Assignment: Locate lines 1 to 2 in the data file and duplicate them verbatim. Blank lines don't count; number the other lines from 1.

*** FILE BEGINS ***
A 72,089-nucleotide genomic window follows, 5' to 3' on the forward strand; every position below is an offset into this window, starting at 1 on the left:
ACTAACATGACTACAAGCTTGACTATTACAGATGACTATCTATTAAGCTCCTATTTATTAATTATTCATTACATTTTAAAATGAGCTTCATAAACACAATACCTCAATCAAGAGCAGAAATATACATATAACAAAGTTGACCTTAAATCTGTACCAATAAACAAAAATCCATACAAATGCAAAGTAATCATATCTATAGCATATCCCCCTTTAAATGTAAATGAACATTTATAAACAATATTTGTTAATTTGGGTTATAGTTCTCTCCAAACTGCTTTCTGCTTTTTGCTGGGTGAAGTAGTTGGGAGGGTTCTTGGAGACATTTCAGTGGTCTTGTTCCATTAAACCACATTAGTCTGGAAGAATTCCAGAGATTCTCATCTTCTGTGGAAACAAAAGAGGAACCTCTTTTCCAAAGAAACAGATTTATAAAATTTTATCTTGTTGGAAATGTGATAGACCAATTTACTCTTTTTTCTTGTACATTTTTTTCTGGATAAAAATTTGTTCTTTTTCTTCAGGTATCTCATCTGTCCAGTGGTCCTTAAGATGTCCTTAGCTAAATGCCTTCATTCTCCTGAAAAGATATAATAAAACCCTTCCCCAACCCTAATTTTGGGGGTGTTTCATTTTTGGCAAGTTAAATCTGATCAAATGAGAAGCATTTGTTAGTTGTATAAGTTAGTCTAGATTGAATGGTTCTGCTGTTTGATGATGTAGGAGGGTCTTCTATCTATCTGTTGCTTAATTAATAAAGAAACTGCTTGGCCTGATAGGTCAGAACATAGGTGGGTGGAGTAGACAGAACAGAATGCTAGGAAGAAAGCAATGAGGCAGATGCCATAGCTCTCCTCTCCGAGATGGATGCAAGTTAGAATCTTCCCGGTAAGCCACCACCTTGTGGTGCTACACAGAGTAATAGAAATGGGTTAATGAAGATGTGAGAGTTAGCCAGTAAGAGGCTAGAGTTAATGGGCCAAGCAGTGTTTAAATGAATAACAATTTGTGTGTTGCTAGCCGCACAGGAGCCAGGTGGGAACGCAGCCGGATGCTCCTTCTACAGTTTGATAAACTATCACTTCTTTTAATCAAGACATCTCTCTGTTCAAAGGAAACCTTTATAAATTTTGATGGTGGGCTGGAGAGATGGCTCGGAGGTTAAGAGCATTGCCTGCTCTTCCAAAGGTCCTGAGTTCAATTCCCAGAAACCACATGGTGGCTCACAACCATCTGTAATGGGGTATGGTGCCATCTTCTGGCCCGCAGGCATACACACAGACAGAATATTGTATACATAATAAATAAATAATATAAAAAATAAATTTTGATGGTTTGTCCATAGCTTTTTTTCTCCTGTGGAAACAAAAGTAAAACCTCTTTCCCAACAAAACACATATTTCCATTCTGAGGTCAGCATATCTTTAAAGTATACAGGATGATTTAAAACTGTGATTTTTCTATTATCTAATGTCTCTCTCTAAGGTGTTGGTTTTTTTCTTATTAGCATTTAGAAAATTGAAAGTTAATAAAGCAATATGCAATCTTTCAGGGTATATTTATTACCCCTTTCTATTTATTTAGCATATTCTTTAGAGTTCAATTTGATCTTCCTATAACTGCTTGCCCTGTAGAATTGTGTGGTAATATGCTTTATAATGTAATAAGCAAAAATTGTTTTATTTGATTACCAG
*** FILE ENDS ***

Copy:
A 72,089-nucleotide genomic window follows, 5' to 3' on the forward strand; every position below is an offset into this window, starting at 1 on the left:
ACTAACATGACTACAAGCTTGACTATTACAGATGACTATCTATTAAGCTCCTATTTATTAATTATTCATTACATTTTAAAATGAGCTTCATAAACACAATACCTCAATCAAGAGCAGAAATATACATATAACAAAGTTGACCTTAAATCTGTACCAATAAACAAAAATCCATACAAATGCAAAGTAATCATATCTATAGCATATCCCCCTTTAAATGTAAATGAACATTTATAAACAATATTTGTTAATTTGGGTTATAGTTCTCTCCAAACTGCTTTCTGCTTTTTGCTGGGTGAAGTAGTTGGGAGGGTTCTTGGAGACATTTCAGTGGTCTTGTTCCATTAAACCACATTAGTCTGGAAGAATTCCAGAGATTCTCATCTTCTGTGGAAACAAAAGAGGAACCTCTTTTCCAAAGAAACAGATTTATAAAATTTTATCTTGTTGGAAATGTGATAGACCAATTTACTCTTTTTTCTTGTACATTTTTTTCTGGATAAAAATTTGTTCTTTTTCTTCAGGTATCTCATCTGTCCAGTGGTCCTTAAGATGTCCTTAGCTAAATGCCTTCATTCTCCTGAAAAGATATAATAAAACCCTTCCCCAACCCTAATTTTGGGGGTGTTTCATTTTTGGCAAGTTAAATCTGATCAAATGAGAAGCATTTGTTAGTTGTATAAGTTAGTCTAGATTGAATGGTTCTGCTGTTTGATGATGTAGGAGGGTCTTCTATCTATCTGTTGCTTAATTAATAAAGAAACTGCTTGGCCTGATAGGTCAGAACATAGGTGGGTGGAGTAGACAGAACAGAATGCTAGGAAGAAAGCAATGAGGCAGATGCCATAGCTCTCCTCTCCGAGATGGATGCAAGTTAGAATCTTCCCGGTAAGCCACCACCTTGTGGTGCTACACAGAGTAATAGAAATGGGTTAATGAAGATGTGAGAGTTAGCCAGTAAGAGGCTAGAGTTAATGGGCCAAGCAGTGTTTAAATGAATAACAATTTGTGTGTTGCTAGCCGCACAGGAGCCAGGTGGGAACGCAGCCGGATGCTCCTTCTACAGTTTGATAAACTATCACTTCTTTTAATCAAGACATCTCTCTGTTCAAAGGAAACCTTTATAAATTTTGATGGTGGGCTGGAGAGATGGCTCGGAGGTTAAGAGCATTGCCTGCTCTTCCAAAGGTCCTGAGTTCAATTCCCAGAAACCACATGGTGGCTCACAACCATCTGTAATGGGGTATGGTGCCATCTTCTGGCCCGCAGGCATACACACAGACAGAATATTGTATACATAATAAATAAATAATATAAAAAATAAATTTTGATGGTTTGTCCATAGCTTTTTTTCTCCTGTGGAAACAAAAGTAAAACCTCTTTCCCAACAAAACACATATTTCCATTCTGAGGTCAGCATATCTTTAAAGTATACAGGATGATTTAAAACTGTGATTTTTCTATTATCTAATGTCTCTCTCTAAGGTGTTGGTTTTTTTCTTATTAGCATTTAGAAAATTGAAAGTTAATAAAGCAATATGCAATCTTTCAGGGTATATTTATTACCCCTTTCTATTTATTTAGCATATTCTTTAGAGTTCAATTTGATCTTCCTATAACTGCTTGCCCTGTAGAATTGTGTGGTAATATGCTTTATAATGTAATAAGCAAAAATTGTTTTATTTGATTACCAG